Utah’s offense the weak link

Utahs+offense+the+weak+link

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They say a chain is only as strong as its weakest link. Well, if Utah is the chain, then the weakest link is obviously the offense.
In the first two games, the offense saw success and plenty of it. This was a positive sign for Utah fans, but please, I beg you to find a Power 5 school that would have struggled putting points up against Idaho State and Fresno State.
So throw those two games out the window and look at what the offense has done. In two games against Michigan and Washington State, the team itself has only put up 54 total points. The two-week total is less than what the Utes put up on the scoreboard in each of its victories against ISU and Fresno State.
A closer look into the 54 points shows an even more disturbing trend — only 14 points have come from the offense. In case you aren’t a math wizard, that’s one offensive touchdown in each game. Not a very good statistic for T-Willy and company.
I feel like I am adding insult to injury here, but to make matters even worse, the Ute offense failed to reach the Washington State red zone at any point during Saturday night’s game. That is absolutely pathetic.
Throughout the first half against Washington State, Rice-Eccles Stadium was rockin’ as the Utes were up against their Pac-12 opponent, but on the field was an inept offense trying to go up against a real defense — a defense that isn’t even best in the conference, I might add, but saw success against the Utes.
During the offseason, new offensive coordinator Dave Christensen brought over a new offensive scheme — a faster, more upbeat offense. This was supposed to spark a new generation for Utah offenses as fans were hoping to see something similar to what Oregon runs in Eugene.
However, on Saturday night, what I saw was an offense that doesn’t have nearly the talent the Ducks have. I saw a team that, despite having a ton of momentum heading into the game, simply could not make plays against a real opponent, at least not on the offensive side of the ball. I saw the downside to the uptempo offense, as the defense was on the field for nearly the entire game.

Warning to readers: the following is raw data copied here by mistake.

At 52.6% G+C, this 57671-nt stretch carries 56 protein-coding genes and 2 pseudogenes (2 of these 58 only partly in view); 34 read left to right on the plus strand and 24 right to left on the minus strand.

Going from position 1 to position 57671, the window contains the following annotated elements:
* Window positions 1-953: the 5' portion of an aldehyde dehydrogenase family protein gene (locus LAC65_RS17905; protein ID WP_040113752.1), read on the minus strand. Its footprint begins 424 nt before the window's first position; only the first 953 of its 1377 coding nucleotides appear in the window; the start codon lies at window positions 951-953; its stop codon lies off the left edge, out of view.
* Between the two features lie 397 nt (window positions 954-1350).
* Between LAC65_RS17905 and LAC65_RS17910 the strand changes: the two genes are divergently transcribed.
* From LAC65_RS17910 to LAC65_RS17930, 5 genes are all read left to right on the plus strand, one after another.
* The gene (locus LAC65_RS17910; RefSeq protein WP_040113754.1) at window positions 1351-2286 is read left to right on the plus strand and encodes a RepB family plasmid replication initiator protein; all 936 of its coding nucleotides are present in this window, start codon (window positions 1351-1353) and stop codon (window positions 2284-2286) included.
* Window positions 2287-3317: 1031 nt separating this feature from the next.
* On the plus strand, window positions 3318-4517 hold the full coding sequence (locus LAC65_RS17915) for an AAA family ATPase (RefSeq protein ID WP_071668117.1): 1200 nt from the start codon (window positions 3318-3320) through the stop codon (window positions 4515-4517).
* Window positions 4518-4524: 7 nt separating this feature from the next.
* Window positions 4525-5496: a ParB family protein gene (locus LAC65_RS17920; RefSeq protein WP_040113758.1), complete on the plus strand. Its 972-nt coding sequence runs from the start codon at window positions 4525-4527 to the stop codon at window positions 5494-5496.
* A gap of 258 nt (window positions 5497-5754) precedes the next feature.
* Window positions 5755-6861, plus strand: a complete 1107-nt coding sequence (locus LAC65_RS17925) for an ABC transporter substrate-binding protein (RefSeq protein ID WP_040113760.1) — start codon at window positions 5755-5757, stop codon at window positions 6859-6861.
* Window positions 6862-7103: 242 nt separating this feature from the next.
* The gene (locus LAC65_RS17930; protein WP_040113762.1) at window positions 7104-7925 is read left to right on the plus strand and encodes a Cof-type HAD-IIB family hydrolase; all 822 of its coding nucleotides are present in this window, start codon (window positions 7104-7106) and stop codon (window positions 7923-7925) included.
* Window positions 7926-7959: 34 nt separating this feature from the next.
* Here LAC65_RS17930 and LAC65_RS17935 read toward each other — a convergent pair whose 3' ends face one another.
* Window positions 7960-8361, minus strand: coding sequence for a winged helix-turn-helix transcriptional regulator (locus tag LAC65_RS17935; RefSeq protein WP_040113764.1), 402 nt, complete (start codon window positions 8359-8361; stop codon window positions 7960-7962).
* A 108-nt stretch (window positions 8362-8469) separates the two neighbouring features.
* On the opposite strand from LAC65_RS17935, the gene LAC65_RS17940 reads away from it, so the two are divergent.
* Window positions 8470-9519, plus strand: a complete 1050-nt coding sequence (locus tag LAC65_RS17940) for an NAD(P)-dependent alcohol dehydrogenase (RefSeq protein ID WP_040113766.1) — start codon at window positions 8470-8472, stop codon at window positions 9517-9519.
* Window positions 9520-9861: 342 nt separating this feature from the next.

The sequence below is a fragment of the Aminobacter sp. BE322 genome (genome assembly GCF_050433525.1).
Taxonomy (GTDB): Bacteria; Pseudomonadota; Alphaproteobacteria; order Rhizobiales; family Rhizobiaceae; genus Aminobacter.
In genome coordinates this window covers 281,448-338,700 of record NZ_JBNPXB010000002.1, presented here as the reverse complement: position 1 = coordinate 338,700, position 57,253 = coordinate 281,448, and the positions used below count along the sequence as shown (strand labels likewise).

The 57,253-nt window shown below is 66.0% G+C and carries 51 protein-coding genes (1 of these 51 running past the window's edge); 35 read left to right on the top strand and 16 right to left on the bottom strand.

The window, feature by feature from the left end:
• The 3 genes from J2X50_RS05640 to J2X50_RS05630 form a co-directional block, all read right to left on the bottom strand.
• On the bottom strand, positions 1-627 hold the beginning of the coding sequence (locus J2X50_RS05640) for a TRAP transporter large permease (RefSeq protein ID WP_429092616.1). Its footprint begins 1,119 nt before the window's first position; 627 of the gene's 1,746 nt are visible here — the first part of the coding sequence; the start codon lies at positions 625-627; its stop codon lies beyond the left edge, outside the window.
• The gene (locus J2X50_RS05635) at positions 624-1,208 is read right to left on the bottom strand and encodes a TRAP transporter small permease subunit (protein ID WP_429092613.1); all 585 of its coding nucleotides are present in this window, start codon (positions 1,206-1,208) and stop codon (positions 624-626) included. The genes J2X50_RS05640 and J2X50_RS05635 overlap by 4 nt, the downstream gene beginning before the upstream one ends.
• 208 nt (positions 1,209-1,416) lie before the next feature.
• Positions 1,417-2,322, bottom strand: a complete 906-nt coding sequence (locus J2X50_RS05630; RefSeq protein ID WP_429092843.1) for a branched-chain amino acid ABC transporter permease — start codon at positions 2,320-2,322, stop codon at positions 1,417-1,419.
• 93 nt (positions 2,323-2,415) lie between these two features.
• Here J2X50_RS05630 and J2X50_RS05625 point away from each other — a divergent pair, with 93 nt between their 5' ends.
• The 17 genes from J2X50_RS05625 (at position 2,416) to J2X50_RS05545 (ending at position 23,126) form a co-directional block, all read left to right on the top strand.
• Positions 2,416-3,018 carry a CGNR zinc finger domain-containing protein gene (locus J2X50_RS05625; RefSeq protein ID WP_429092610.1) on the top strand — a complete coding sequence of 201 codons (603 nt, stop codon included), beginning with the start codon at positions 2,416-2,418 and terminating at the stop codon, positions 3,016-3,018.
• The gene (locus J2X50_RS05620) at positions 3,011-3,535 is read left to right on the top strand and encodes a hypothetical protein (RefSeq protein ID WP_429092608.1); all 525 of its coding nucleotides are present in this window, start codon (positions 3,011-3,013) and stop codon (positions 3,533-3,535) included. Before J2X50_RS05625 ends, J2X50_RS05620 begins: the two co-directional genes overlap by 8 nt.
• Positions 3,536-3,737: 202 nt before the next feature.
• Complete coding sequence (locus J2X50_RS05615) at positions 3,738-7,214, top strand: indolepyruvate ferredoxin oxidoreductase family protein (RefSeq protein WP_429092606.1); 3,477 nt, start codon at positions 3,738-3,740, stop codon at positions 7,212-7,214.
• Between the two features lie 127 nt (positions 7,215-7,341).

Now, in Utah’s defense, its last two games haven’t been played in the most ideal conditions. In Ann Arbor, the Utes were nearly flooded out of the Big House, and the rain and wind sure did play a factor against the Cougars, but that’s still no excuse.
Besides the running game, every other facet of the offense has looked terrible. Wilson’s performance was not good, and he knows it. But that said, who would have played well with the offensive line breaking down the way it was? The Ute slinger had no protection back there, and with Mother Nature playing in the game as well, Wilson had no chance.
This is all without mentioning some of the dropped balls by the receivers. I mean, I’m sure the rain had some sort of effect on the gripping of the football, but some of the throws that were dropped should be catchable in a tornado for those guys.
Maybe I am being too hard on Utah. Maybe they just need some sunshine and good weather to have an exploding offense. The Utes may just go into sunny California and upset a top-10 ranked UCLA squad this weekend, and everything I have said in this column will be proved wrong.
But with cries for Whittingham’s job circling around on Twitter, as of right now, the new “uptempo offense” is the real problem, as it has looked less than pedestrian. If Utah has any shot of making it to the postseason in 2014, the offense needs to be corrected and perfected.
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@GriffDoug